In Davis Smith's third entrepreneurial venture, he's drawing from eCommerce models that were successful in his first two and adding a more altruistic pursuit. The company Cotopaxi sells high-quality outdoor gear that can be sold at an affordable price because they have a direct-to-consumer approach. Another aspect of the brand that has been resonating with consumers since the April launch is their mission-driven ambitions.
The e-tailer donates a minimum 10 percent of its profit to one of its partner nonprofit organizations to create a sustainable impact in the community those organizations serve. Smith's company goes one step further by showing potential and returning customers where that donation is going. For example, the purchase of a Cotopaxi+India water bottle gives clean water to a person in India for six months through their partner charity: water. And a Cusco backpack helps educate a child in Peru for one week.
This model has been popularized in recent years by Toms Shoes, Warby Parker and others who saw an opportunity to develop a profitable lifestyle brand, while generating awareness and life-changing opportunities for people in developing countries. I asked Smith about the hesitation he might face from some consumers due to other less credible brands doing a disservice to this model.
I'm aware of the stigma and that's OK. I think it's fair to have some pushback, and I think it helps me. At the same time, anyone that hears our story, that hears why we're doing this, and that knows me, knows that it's authentic.
After more questioning, I learned that the serial entrepreneur has seen and lived in impoverished communities that he hopes to shed light on with Cotopaxi. "The entire reason I left me last business was to do something that helped others," he said. Two stories emerged from our conversation that echoed his passion for creating "gear for good."
The first stems from 2001, when he was a newlywed in Cusco, Peru. He and his wife befriended a young boy named Edgar, who offered to shine Smith's shoes, even though they were tennis shoes. On their final night in town, they found the teary-eyed 9-year-old sleeping outside because his shoe shine kit had been stolen. He didn't want to face the impending repercussions back home. The couple gave Edgar the little money they had and as their travel bus departed the next morning, they saw a much happier Edgar with candy to sell for household income. The couple later learned the money they gave him resulted in Edgar being able to buy another shoe shine kit.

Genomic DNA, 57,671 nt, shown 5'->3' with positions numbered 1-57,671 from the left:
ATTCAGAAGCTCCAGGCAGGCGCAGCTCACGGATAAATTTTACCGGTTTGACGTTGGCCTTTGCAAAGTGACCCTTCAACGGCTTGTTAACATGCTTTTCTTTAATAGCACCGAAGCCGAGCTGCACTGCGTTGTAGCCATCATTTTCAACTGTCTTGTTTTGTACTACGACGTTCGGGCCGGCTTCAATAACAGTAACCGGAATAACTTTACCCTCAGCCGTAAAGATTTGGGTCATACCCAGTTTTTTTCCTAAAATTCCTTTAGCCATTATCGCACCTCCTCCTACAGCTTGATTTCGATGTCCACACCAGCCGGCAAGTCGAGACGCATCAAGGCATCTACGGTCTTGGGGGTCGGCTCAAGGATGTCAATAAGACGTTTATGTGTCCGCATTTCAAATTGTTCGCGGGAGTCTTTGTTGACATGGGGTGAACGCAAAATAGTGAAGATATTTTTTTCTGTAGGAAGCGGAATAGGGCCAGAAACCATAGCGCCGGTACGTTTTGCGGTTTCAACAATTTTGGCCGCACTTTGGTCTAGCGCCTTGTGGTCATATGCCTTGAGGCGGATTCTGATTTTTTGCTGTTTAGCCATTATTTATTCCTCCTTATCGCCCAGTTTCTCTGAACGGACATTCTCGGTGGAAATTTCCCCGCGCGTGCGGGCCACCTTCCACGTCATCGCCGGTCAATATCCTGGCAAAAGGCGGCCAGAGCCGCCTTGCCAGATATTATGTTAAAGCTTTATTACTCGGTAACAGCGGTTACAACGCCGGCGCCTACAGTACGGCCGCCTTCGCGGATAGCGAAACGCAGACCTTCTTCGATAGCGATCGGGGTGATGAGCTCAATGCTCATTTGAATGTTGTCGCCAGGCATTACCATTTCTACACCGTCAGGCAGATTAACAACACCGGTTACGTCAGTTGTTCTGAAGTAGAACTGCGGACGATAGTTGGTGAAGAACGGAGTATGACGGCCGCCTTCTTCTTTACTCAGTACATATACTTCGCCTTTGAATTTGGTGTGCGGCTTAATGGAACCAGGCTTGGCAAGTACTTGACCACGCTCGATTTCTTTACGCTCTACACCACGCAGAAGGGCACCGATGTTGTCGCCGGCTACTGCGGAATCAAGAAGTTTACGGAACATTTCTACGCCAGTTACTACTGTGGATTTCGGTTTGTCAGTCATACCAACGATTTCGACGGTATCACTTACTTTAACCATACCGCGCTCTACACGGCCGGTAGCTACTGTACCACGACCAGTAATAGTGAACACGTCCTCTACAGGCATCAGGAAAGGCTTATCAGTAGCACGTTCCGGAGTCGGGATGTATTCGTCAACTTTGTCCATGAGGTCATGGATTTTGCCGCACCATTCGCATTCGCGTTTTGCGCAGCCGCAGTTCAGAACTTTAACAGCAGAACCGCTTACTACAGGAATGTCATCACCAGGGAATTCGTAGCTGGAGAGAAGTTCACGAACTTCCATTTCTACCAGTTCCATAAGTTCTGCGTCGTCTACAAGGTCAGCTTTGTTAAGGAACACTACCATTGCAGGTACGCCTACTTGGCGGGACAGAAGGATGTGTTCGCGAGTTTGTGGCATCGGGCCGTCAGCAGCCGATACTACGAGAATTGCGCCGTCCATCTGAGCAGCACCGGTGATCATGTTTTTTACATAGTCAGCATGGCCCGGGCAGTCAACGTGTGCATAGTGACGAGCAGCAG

Secondly, Cotopaxi may be the first ever public benefit corporation to raise venture capital. Others have raised funding from investment firms and introduced this distinction after the fact, but Smith, despite his attorney's pragmatism, set out to raise money from institutional and angel investors who shared his vision.
Among the impressive investor list, he tapped the co-founders of Warby Parker and Harry's, whom were his classmates at the University of Pennsylvania Wharton School. The founders had approached Smith with the idea of what has become a beloved glasses brand and sought operational insights from his previous business. He liked their idea so much that he made an investment and it's an interesting story arch that they can now show their commitment to Cotapaxi's success by investing and sharing their domain knowledge of the impact-driven business model.
Smith recently returned to his alma mater to speak in front of current MBA students. One of the takeaways for students was to focus on building a network. Smith said, "I had no network. I didn't know one person in Silicon Valley. For me, a lot of business school was plugging in a network really interesting, smart and connected people." It payed off has he co-founded and raised venture funding for successful businesses based in Brazil.
Another piece of encouragement he gave during his talk was for students to use the two years as opportunities to explore a variety of interests. It's clear that the business students are open to his advice, as a rising number of Wharton graduates are opting for entrepreneurship rather than the traditional path of investment banking.
Back in Cotopaxi's Utah headquarters, the company has their $3 million funding to accelerate their growth into a household brand. Smith has already put together an impressive team, including awarding-winning product designers from Nike, Columbia and Black Diamond. On the business side, he recruited one of his Wharton classmates to serve as the company's COO. At 12 employees, Smith was proud to say "this is the best team I've ever built and they're really passionate about our mission to make the world a better place. And the kind of team that has experience to build the next big outdoor brand."
Rather than buy its customers' attention with traditional advertising, Cotopaxi plans to create experiences and interactions that introduce people into their world. The company created a scavenger hunt for grown-ups which they called a "Questival." 5,000 people attended the Salt Lake City event which resulted in 30,000 social media impressions in a 24 hours span. They didn't spend any money marketing the event so the word of mouth virality is something they plan to replicate in major cities across the county.
As for Edgar, he's still working hard and now helping raise his siblings near Cusco. On a trip back to the area, Smith was doubly astonished that he was able to find Edgar and that the now 22-year-old remembered him after only a few interactions 13 years ago. "The cool thing about is, it's not the end of the story, it just the beginning. I'm going to be a part of Edgar's life forever and he's going to be a part of mine," as the two regularly communicate via Facebook.